Mangosuthu Buthelezi's Online Letter
Dear friends and fellow South Africans,
On Wednesday I stood before a Joint Sitting of Parliament to debate South Africa's hosting of the 2010 FIFA World Cup and declared that I am proud of my country. Today, just two days later, I find myself deeply ashamed of my countrymen.
The latest public sector strike has shown us the worst in human nature. Let me first say that there is no denying the right of public servants to strike, particularly when negotiations deadlock. I myself organized and established the first black trade union to protect workers' rights during apartheid. I am not without sympathy for our workers.
We all know that there are good teachers living on paltry salaries. We know there are dedicated nurses struggling to make ends meet for their own families, while every day they take care of ours. We know there is injustice in the system. We know life is hard and times are tough.
But every man and woman of conscience must draw a line at what they will do to have their own needs met. And it seems that for many there is no line, or it extends far beyond the bounds of what is rational, moral or humane. Our society makes a grand show of supporting ubuntu and we are easily outraged by the assaults against humanity by criminals and corrupt officials. But where is ubuntu when the sheep don the wolves' clothing?
One tragedy after the next has been engineered in the past few days.
It is no accident that two underweight babies died in Natalspruit Hospital. They are not a casualty of wage negotiations. Their deaths were brought about by intentional negligence on the part of nurses into whose care they were entrusted. I am torn between grief and anger. Words fail me.
Once this strike has ended, how could anyone entrust another child into these nurses' care? They have not only gone against the Nurses' Pledge, but against every moral precept by which we live.
We were all concerned by the front page pictures of empty classrooms, knowing that the victims of the teachers' strike are ultimately our children. Where is ubuntu when children are punished for grown-ups' problems?
But our concern over education pales in relation to our horror when a man whose hand is accidently cut off is turned away from two state hospitals; or an 80 year old lies anaesthetized on the operating table while protestors shove the theatre nurse out of the OR; or when soldiers must be sent into hospitals to protect patients; or doctors need to hide pregnant women awaiting Caesareans.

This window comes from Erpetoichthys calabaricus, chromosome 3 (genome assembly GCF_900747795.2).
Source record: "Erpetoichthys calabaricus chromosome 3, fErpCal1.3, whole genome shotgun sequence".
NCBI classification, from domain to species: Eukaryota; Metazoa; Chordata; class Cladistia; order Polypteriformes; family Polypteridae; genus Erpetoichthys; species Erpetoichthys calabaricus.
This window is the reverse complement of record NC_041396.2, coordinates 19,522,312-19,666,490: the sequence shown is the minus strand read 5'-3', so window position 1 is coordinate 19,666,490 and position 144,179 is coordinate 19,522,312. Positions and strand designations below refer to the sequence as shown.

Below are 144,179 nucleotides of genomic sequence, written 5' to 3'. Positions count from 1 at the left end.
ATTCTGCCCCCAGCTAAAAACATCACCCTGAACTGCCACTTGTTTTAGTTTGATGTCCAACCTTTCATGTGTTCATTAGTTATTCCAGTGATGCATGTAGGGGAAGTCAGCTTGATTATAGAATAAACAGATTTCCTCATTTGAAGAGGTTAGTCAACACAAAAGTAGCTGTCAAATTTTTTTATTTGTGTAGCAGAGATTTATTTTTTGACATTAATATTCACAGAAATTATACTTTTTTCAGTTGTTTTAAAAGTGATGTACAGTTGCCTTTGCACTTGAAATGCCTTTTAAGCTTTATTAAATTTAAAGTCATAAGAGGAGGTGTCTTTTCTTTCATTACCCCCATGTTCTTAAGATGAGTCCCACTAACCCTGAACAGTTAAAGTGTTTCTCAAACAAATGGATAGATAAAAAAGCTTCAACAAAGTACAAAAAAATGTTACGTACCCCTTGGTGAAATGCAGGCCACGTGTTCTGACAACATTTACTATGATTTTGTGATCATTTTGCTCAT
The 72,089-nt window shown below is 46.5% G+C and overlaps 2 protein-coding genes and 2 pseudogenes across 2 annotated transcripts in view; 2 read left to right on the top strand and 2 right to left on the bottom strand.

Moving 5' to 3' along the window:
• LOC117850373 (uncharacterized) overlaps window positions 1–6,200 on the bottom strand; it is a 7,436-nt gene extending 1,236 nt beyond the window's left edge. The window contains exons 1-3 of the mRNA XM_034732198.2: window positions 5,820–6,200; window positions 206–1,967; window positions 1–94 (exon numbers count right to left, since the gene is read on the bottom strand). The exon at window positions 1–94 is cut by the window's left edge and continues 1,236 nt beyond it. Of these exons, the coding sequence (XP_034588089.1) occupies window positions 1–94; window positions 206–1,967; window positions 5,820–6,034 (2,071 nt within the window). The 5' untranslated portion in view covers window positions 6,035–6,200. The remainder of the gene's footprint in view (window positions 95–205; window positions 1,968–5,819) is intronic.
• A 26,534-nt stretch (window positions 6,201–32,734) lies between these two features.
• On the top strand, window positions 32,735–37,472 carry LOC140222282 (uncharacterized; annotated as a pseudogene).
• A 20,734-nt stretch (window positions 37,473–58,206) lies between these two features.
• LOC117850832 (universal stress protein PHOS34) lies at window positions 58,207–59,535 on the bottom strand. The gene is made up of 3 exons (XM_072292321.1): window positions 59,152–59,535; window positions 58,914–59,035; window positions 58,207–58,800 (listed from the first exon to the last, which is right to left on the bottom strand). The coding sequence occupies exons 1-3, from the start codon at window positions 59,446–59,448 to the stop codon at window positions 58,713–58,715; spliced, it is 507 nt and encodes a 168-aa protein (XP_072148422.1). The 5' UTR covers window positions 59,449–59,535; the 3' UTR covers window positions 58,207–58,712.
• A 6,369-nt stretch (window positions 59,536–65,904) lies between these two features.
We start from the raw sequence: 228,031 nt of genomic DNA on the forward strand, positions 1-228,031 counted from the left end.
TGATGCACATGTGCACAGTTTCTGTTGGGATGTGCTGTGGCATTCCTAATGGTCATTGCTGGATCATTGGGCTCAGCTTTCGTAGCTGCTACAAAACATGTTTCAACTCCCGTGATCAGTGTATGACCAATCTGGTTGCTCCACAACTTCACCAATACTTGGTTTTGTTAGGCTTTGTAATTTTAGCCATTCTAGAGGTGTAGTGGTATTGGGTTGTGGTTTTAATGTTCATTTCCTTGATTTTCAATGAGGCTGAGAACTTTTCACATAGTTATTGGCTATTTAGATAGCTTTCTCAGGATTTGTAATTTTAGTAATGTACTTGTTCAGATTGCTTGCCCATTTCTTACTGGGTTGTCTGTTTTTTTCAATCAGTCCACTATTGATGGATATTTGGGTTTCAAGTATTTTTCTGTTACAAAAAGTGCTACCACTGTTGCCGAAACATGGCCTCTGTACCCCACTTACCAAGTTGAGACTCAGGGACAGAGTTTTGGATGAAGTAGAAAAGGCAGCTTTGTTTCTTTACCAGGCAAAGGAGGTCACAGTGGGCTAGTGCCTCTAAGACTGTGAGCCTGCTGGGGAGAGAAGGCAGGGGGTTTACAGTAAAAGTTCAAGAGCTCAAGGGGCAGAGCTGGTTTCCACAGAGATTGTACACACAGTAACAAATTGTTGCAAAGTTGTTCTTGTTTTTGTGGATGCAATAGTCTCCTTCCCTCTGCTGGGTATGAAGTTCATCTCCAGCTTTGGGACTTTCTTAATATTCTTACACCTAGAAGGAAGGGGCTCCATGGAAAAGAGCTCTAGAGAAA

I have the utmost respect for those nurses and teachers who have drawn the line at punishing children and endangering lives; who are continuing to work under very real pressures and threats from their colleagues. I applaud the lone nurse who stayed behind in the neo-natal unit at Natalspruit Hospital, trying to care for 20 babies.
And I weep at her pain over not being able to do more.
We are facing a watershed moment in this nation. This is not only about each one's individual conscience, but our collective conscience as a nation. It is time to re-examine the limits, renegotiate the process and reconsider where the right to strike collides with the rights to life and security. Our Constitution recognizes that there are instances where rights must be curtailed. Are we erring on the side of liberty?
As with any story, there are many sides and many opinions. One needs to question why public service unions' demands are more than twice the rate of inflation. Government and economists say that workers in the public sector earn more than those in the private sector, where businesses can go bankrupt and jobs can be lost. But it is also conventional wisdom that teachers at private schools earn more than those at government funded schools.
When I spoke at the Joint Sitting on Wednesday I cautioned our nation's leaders to be aware of the raised expectations of our people in the light of the World Cup. Having seen what we are capable of; how much money we could raise and how efficiently we prepared South Africa's infrastructure, people will no doubt be asking why we cannot do more, faster and better, when it comes to service delivery, economic development and social justice.
Why can Government not pay the R1000 housing allowance the unions are demanding? We spent billions of Rand erecting stadia for soccer games.
Can we not place the same value on the people who are educating our children and healing our sick? I am only too aware that it is not that simple. Having been in government for some forty years, I understand the dynamics of our economy and the delicate balancing act between what can be done and what should be done.
These strikes are a complex and thorny issue. But in my mind when it comes to life and children, the grey areas quickly separate into black and white. Those who still see grey have shamed our nation.
Yours in the service of the nation,
Prince Mangosuthu Buthelezi MP
Contact: Liezl van der Merwe, Press Secretary to Prince Mangosuthu Buthelezi MP, 082 729 2510.